A Yerevan sculpture in Armenia / flickr.com/marcofieber

A Yerevan sculpture in Armenia / flickr.com/marcofieber

News and Views (June 25, 2012)

by | June 25th, 2012 | 1 comments
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News & Views is a weekly summary of some of the week’s most important stories, links and material of interest to Ararat readers.

— The big story of the week was the increased tension and escalating violence over Karabakh. Bloomberg has reported that ten soldiers on both sides have been killed this month. Worryingly, Bloomberg also highlights the possibility of a resumption of war:

“There is a weak control of the cease-fire line by Azerbaijan and Armenia and almost no international monitoring,” Sabine Freizer, director of the Europe Program of the International Crisis Group, or ICG, said by phone from Istanbul today. “Large-scale hostilities can break out accidentally, as a result of tit-for-tat responses by the sides.”

Other major media organizations have reported on the clashes this week. The New York Times wrote that both Armenia and Azerbaijan have continued to blame each other for the hostilities. This comes amidst a statement by G-20 leaders calling for a resolution to the conflict according to the article:

“Clashes along the Azerbaijan-Armenia border have intensified in recent weeks, with soldiers killed on both sides. The fighting, in violation of cease-fire agreements, has stirred fears of wider bloodshed and drawn international condemnation.”

— Possibly as a response to the increased tension in the region, Russia has announced that they will be doubling the number of troops in Armenia. According to Eurasianet.org, temporary forces will arrive in addition to the five thousand permanent troops already stationed at the 102nd military base in Gyumri. And it appears that they’ll have plenty to do according to the article:

“They’ll arrive at a base that’s been a bit on the bustling side of late. Russian jets have been busy drilling in Armenian airspace, and, in March, Moscow held war games in Gyumri”.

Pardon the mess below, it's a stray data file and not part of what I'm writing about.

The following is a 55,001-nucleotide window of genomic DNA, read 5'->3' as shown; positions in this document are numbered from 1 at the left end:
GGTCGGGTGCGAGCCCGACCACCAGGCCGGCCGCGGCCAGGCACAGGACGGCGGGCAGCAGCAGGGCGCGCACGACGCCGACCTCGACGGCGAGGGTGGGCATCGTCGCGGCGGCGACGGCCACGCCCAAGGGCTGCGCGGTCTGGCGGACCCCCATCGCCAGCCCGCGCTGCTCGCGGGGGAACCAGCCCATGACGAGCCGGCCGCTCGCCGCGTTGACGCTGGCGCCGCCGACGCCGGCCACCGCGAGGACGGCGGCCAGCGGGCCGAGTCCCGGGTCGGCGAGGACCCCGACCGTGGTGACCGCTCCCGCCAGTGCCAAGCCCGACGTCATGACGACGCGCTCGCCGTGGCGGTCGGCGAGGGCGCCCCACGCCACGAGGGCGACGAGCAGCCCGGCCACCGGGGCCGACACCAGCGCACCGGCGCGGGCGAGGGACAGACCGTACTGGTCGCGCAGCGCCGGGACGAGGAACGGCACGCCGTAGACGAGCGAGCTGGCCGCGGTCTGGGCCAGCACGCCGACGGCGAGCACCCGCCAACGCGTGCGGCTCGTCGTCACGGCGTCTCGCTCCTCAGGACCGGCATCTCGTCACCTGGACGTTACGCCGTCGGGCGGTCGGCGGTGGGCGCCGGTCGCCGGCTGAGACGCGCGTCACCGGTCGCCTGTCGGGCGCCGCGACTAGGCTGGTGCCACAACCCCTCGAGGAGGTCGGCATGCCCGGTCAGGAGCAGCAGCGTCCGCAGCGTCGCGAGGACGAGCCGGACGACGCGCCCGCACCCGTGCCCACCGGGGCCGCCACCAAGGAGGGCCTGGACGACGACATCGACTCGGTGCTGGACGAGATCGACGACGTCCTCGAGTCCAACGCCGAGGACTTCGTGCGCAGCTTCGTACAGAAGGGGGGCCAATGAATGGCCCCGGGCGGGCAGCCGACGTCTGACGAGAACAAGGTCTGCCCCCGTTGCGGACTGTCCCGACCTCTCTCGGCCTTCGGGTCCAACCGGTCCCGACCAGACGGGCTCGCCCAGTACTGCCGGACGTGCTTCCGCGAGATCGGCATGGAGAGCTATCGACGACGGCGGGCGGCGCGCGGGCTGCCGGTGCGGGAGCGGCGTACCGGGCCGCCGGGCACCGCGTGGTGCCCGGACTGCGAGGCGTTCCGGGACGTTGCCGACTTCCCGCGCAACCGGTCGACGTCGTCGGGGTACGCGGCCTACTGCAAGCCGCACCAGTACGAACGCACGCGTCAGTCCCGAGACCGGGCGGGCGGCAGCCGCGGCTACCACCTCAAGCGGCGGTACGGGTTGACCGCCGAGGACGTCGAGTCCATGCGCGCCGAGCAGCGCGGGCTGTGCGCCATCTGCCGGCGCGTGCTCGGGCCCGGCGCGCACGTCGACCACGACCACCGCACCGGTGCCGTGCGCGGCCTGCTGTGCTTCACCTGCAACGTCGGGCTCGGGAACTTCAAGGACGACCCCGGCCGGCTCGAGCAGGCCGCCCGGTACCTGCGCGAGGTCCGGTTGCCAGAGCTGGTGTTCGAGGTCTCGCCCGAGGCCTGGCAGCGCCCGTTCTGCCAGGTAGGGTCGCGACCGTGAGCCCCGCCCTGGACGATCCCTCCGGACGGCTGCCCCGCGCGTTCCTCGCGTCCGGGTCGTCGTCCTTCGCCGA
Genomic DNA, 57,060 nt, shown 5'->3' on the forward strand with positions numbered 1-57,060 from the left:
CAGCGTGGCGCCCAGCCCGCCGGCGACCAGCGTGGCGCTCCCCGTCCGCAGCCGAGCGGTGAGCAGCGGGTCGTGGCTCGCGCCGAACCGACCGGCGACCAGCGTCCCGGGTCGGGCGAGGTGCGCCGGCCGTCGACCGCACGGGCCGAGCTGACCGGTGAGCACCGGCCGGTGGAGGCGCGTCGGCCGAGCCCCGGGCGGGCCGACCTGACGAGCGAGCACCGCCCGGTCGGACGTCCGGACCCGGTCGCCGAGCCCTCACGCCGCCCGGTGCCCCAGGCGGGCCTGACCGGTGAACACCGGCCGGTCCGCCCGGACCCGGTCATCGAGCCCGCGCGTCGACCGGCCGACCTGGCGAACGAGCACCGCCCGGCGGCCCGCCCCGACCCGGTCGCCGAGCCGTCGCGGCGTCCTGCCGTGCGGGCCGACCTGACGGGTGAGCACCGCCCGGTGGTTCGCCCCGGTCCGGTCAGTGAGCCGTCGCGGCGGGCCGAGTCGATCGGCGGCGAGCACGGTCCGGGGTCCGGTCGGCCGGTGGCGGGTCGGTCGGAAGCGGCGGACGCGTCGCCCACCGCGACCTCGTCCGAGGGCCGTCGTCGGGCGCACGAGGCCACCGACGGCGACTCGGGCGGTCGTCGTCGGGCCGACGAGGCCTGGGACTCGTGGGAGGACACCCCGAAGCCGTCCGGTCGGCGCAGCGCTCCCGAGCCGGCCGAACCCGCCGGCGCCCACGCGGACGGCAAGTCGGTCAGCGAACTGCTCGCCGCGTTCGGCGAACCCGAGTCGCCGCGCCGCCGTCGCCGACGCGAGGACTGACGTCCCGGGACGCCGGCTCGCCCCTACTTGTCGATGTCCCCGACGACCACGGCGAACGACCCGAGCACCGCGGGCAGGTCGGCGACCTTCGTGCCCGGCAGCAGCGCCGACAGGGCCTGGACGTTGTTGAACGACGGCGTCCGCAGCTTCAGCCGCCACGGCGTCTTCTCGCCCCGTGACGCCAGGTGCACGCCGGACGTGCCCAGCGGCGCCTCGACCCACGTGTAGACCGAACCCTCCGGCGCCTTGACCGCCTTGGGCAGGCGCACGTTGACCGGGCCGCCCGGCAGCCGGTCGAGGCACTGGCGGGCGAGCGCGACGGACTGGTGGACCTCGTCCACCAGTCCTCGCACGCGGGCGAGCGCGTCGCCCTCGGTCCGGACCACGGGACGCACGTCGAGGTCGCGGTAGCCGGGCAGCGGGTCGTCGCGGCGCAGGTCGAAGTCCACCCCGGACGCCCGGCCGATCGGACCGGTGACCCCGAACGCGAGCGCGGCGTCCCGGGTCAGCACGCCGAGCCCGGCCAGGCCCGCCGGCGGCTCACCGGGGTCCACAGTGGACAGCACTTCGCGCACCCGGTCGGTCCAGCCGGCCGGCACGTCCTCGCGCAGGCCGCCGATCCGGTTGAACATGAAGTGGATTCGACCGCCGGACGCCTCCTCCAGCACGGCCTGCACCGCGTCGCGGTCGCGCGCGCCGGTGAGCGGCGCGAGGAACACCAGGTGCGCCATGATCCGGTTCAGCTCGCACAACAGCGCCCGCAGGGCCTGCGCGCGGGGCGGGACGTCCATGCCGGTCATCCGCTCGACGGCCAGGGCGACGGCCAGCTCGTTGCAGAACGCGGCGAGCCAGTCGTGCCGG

— After months of tension over a draft law which would have criminalized the denial of the Armenian genocide in France, Turkey and France will restore all ties according to Reuters. The bill, introduced by former French president Nicolas Sarkozy was struck down by France’s constitutional court. However this would appear to place the new French president, Francois Hollande, in an awkward position as according to Asbarez he promised during his election campaign to draft a new bill if elected.

— The New York Times has reported that Edward N. Costikyan, a major figure in the New York political establishment, has passed away. He is credited with fundamentally changing the political culture of New York through his leadership of Tammany Hall, an influential political organization as well as being an adviser to various New York governors and mayors. Professor of urban policy at New York University, Mitchell L. Moss, described him as an influential figure in the article:

“He was the go-to guy for politicians of both parties,” Professor Moss said. “Throughout his career, he was a forceful advocate for modernizing government and the decentralization of urban services, though he wasn’t always successful.”

— In one of the more bizarre stories of the week 2008 US election sensation, Joe the Plumber, has caused controversy after linking American gun control policy to the Armenian Genocide and the Holocaust according to a campaign video. The full video is available here:

“In 1911, Turkey established gun control. From 1915 to 1917 1.5 million Armenians, unable to defend themselves, were exterminated.”

— A must read this week is a travel series on Armenia Now by Sigrid Lupieri, a Chicago based Italian-American journalist who is spending two months in Armenia.

— The Church of the Nativity in Bethlehem has become the latest battleground in the West Bank with an effort by the Palestinian authority to obtain world heritage status for it. The move has angered, amongst others, the religious custodians of the site which include the Armenian church according to the Washington Post. Many Christians believe that the site marks the birthplace of Jesus.

— The latest Pixar blockbuster film, Brave, which was just released has a very strong Armenian connection. The film, about a princess in 10th century Scotland, was produced by San Leandro California native Katherine Sarafian. According to the San Leandro Patch, Katherine’s Armenian heritage has been a central influence. Her late father, Mesrob Sarafian, was a pastor at the Saint Vartan Armenian church of Oakland.

— And because everybody loves a story out of Glendale, the Los Angeles Times has reported that a brawl involving more than a hundred people erupted at a wedding. Whilst not explicitely stated, the names of those arrested seem to suggest an Armenian connection. The LA Weekly had the best interpretation:

“All in the name of marital bliss for the happy couple, no doubt”

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News & Views is published every week. It is a summary of the week’s most interesting, provocatiove and thought-provoking links to articles, videos, photos and commentary of interest to the readers of Ararat.